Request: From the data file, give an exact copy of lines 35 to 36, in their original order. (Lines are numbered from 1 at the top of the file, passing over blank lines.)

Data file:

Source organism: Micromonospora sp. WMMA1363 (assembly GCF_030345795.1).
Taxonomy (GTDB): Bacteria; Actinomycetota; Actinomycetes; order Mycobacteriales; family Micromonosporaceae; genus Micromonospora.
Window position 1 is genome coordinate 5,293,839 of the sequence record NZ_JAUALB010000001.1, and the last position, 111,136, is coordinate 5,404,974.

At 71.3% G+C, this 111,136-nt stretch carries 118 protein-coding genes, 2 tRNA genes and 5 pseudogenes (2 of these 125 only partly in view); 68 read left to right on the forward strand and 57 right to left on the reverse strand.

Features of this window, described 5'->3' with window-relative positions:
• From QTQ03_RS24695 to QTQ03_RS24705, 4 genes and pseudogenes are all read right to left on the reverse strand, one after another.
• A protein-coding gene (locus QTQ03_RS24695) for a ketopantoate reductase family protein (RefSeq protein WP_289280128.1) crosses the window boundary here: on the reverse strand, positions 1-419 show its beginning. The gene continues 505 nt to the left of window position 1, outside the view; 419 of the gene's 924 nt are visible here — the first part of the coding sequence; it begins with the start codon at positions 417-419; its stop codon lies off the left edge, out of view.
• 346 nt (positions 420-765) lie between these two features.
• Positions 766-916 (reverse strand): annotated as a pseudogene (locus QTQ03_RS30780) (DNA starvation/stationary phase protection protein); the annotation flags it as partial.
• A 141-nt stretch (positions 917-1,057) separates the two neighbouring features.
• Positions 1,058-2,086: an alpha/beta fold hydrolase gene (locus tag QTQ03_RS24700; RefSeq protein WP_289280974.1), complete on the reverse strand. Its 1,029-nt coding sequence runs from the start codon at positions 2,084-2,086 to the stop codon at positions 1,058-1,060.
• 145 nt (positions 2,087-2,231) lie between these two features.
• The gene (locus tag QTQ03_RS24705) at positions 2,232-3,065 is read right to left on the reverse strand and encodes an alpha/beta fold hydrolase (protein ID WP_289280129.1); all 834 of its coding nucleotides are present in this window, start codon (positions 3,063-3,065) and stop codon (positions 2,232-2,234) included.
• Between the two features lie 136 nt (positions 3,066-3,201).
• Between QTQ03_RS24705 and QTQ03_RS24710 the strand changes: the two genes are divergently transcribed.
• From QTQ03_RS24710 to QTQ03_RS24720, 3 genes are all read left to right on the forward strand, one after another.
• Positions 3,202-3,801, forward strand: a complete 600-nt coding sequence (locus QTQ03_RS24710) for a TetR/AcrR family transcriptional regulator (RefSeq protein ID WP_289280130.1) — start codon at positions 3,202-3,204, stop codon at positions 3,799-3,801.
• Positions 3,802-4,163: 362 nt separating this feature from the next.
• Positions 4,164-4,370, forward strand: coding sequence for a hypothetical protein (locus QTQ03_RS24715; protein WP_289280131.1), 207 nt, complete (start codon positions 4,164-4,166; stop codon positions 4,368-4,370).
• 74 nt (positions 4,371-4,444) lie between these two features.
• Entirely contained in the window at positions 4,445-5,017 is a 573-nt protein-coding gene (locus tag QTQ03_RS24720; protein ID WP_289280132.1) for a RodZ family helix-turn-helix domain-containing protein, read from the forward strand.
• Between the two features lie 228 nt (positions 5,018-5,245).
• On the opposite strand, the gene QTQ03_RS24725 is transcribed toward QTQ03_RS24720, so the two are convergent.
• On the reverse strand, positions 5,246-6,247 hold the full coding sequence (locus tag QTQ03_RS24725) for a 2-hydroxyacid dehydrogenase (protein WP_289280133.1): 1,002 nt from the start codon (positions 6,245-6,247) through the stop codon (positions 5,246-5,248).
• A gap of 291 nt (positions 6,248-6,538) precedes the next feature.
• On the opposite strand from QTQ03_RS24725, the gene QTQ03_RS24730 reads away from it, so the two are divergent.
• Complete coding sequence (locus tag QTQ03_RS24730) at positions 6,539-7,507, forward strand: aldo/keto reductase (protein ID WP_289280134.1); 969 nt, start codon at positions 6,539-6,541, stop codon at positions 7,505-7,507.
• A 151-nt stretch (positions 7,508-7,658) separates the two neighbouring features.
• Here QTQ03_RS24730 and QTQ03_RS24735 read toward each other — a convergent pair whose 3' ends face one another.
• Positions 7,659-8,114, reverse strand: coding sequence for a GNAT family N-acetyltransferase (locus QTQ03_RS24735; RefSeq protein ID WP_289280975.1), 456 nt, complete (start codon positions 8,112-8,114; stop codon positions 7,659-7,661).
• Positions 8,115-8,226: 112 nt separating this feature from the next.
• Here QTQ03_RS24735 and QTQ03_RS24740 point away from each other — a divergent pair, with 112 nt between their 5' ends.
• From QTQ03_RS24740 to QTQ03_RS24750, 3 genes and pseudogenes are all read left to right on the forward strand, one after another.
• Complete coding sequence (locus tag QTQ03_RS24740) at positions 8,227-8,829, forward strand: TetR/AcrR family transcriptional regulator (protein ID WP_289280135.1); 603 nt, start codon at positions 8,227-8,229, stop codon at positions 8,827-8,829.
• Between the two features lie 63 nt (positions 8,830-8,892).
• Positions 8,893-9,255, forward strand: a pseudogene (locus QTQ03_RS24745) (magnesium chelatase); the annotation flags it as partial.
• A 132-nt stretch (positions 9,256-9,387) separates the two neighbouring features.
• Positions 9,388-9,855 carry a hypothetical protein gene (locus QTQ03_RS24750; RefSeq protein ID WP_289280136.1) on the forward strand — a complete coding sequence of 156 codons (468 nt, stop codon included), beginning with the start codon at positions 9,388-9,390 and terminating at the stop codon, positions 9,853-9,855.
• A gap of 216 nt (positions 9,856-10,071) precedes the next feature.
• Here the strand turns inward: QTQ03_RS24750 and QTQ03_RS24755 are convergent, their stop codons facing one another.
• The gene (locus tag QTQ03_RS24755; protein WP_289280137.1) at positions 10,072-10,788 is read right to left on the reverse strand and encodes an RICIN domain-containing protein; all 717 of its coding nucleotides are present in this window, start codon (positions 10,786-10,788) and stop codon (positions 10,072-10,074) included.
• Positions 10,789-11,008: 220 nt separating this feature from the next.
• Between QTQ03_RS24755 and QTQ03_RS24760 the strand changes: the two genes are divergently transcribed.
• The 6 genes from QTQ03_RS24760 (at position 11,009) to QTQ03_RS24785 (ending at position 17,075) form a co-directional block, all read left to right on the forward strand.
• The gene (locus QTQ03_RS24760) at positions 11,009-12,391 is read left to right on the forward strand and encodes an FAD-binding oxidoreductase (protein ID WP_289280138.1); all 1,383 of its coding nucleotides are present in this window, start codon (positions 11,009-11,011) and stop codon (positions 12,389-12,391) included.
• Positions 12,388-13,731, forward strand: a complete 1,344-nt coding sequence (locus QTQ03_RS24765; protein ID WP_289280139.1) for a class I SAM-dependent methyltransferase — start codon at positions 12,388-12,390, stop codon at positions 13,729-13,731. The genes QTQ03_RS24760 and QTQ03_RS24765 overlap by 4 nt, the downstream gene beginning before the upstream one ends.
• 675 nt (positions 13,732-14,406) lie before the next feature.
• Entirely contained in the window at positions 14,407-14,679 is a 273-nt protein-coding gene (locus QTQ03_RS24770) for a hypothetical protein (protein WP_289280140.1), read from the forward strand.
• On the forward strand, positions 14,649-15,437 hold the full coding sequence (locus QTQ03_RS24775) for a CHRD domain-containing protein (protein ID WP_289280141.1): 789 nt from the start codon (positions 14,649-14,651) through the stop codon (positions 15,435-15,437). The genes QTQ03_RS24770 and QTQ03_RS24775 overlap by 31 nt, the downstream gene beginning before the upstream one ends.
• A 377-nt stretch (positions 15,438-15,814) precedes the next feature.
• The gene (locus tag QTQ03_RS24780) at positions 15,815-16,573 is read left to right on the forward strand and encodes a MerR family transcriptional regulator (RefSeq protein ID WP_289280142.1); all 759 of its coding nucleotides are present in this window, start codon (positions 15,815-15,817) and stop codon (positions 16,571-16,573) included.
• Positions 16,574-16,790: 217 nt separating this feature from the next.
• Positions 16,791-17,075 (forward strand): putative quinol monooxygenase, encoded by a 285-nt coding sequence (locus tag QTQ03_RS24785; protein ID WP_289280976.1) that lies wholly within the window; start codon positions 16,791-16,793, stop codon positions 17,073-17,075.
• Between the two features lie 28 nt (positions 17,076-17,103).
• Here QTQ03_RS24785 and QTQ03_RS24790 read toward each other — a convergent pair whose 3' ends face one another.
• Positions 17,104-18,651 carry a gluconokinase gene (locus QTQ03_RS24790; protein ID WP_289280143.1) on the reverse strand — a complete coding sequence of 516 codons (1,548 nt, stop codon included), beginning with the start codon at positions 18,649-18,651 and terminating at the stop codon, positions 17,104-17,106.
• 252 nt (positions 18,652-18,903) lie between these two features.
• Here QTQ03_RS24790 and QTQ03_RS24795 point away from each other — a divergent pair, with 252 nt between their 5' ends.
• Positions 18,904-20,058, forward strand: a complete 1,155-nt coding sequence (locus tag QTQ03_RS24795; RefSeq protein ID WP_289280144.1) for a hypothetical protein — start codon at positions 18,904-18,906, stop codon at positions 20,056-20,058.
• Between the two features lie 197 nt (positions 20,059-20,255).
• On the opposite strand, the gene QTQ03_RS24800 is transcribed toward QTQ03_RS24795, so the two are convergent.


• Between the two features lie 63 nt (positions 8,830-8,892).
• Positions 8,893-9,255, forward strand: a pseudogene (locus QTQ03_RS24745) (magnesium chelatase); the annotation flags it as partial.